Kant, a Cosmopolitan in Königsberg: Idea for a local history with a Cosmopolitan Aim Abstract: This project provides a historical contextualist analysis of the relationship between Immanuel Kant’s theory of cosmopolitan law and his lectures on Physical Geography. The reformulation of Kant’s theory of cosmopolitan law into our present context has perhaps proved to be one of the most influential normative frameworks for analysing and evaluating the state of our globalized society. However, recent critics have suggested that the global order, proposed by Kant, does not simply rest on universal values but is rather historically rooted in a European centre with an imperialistic agenda. This criticism largely hinges on a reintroduction of Kant’s lectures on Physical Geography and Pragmatic Anthropology as the proper historical context for understanding Kant’s cosmopolitan right. The question, however, is how to understand this context. The objective of this project is to situate Kant’s lectures within the academic culture of his University in Königsberg. I propose to see the lectures as an active engagement with the inclusion of Königsberg into world society, and hence as a way of problematizing the process of globalization. This means that the lectures should not, as critics have suggested, be interpreted as the basis of Kant’s cosmopolitan law but rather the other way around: his theory of cosmopolitan law should be seen as critical answers given to questions identified and raised in the lectures. Despite the growing interest in these lectures there is still no comprehensive historical study of Kant’s lectures on geography and its role in his political philosophy. The ultimate aim of this project is to deliver such a study.
The chemical transformation of dinitrogen is one of the most important industrial processes. Thereby produced ammonia serves as nitrogen source for almost any synthetic nitrogen containing compound, such as fertilizers or many polymers and pharmaceuticals. However, despite forcing conditions associated with high energy consumption, the Haber-Bosch process gives low yields in NH3. Hence, homogeneous, bioinspired nitrogen fixation is a longstanding goal, yet with very limited success. In this proposal, we strive to circumvent the Haber-Bosch process for the synthesis of N-containing chemicals by direct N2 functionalization upon initial splitting into molecular nitrides at ambient conditions and subsequent C–N bond formation. Catalytic platforms will be developed based on late, electron rich transition metal complexes with functional pincer ligands, which represents a fundamentally new approach for this purpose. The overall N2 functionalization effort will be broken down into three elementary steps, i.e. N2 splitting, de-/hydrogenation of metal bound N-species, and C–N bond formation. These subprojects are examined individually with a combination of modern synthetic, physical inorganic, and computational methods. These results will finally enable the rational design of homogeneous catalysts. Hence, besides the primary goal to directly use N2 as chemical feedstock this project will also serve the secondary objectives of making important contributions to related timely and challenging topics, such as C–N coupling by nitrenoid transfer or the use of nitrogen compounds, especially ammonia, as chemical fuels in energy storage applications. The previous record of my group in the chemistry of electron-rich transition metal complexes with functional pincer ligands, N2 splitting/coupling, and the activation of other N-containing small-molecules provide a strong basis for the feasibility of these challenging goals.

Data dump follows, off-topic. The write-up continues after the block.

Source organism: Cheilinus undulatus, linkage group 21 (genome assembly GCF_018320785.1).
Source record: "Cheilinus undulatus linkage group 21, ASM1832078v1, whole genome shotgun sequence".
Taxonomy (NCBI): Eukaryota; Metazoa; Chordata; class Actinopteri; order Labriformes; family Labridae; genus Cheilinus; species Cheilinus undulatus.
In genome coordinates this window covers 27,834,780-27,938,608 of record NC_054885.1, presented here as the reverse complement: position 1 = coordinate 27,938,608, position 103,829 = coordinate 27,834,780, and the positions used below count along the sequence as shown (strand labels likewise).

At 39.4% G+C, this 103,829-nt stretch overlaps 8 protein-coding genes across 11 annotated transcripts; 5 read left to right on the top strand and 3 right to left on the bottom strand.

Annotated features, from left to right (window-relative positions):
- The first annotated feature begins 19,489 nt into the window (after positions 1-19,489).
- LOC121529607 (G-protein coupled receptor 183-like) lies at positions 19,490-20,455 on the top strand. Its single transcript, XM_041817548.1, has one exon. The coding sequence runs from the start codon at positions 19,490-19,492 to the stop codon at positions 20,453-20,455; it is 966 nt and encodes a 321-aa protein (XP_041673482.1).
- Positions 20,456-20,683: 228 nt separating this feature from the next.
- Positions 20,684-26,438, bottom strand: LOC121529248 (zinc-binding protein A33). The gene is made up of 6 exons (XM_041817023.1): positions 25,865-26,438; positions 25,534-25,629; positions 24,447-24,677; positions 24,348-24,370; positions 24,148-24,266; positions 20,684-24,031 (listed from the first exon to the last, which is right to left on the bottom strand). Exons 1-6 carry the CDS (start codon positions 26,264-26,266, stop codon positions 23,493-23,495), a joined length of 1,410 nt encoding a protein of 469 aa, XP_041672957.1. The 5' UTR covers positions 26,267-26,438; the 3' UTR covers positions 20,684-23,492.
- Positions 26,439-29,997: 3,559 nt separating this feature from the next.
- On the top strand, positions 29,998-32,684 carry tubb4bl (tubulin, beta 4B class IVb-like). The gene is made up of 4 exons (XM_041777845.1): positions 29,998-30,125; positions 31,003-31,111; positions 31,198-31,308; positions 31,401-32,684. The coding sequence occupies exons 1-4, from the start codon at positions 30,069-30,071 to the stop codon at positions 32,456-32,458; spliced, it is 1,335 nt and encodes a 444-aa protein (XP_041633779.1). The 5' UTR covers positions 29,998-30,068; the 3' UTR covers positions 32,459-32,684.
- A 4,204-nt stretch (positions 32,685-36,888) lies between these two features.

How do putatively universalistic norms with global reach relate to politics of diversity and pluralism within national societies? By assessing the legal regulation of marriage and the family, ‘Marriage and Cultural Diversity in the German Empire’ (MARDIV) will advance significantly our understanding of the global diffusion of legal and social norms. The tension between global norms and cultural specificity has come to a head during the first decade of the 21st century. Not only has the presence of Muslim immigrants raised the profile of debates over the diversity of personal status law throughout Europe. The legalisation of same-sex marriage in many European countries has also pointed to a seachange in public views about the family and the role of the state in preserving it. How do legal transplants operate in family law? Can we discern particular patterns of diffusion in specific historical circumstances? And, how do 19th- and early 20th-century developments in family law remain relevant today? MARDIV addresses these questions by scrutinizing the historical roots of recent debates. 19th- and early 20th-century Germany offers a particularly relevant case study because it was a laboratory of both modernity and cultural diversity in which questions of global reach, national identity, regional particularity and local traditions came into especially sharp relief. MARDIV suggests that an understanding of Germany’s past experiences can enable us to better analyse Europe’s present. To this end, the project employs an innovative interdisciplinary methodology linking history and sociology and a novel theoretical framework. The main empirical aims are twofold: to shed light on the historical roots of contemporary European debates about the family, and to reflect on broader processes of the global diffusion of legal and social norms. The primary aim is the PI’s advanced training in historical sociology and project management so she can reach a position of research leadership.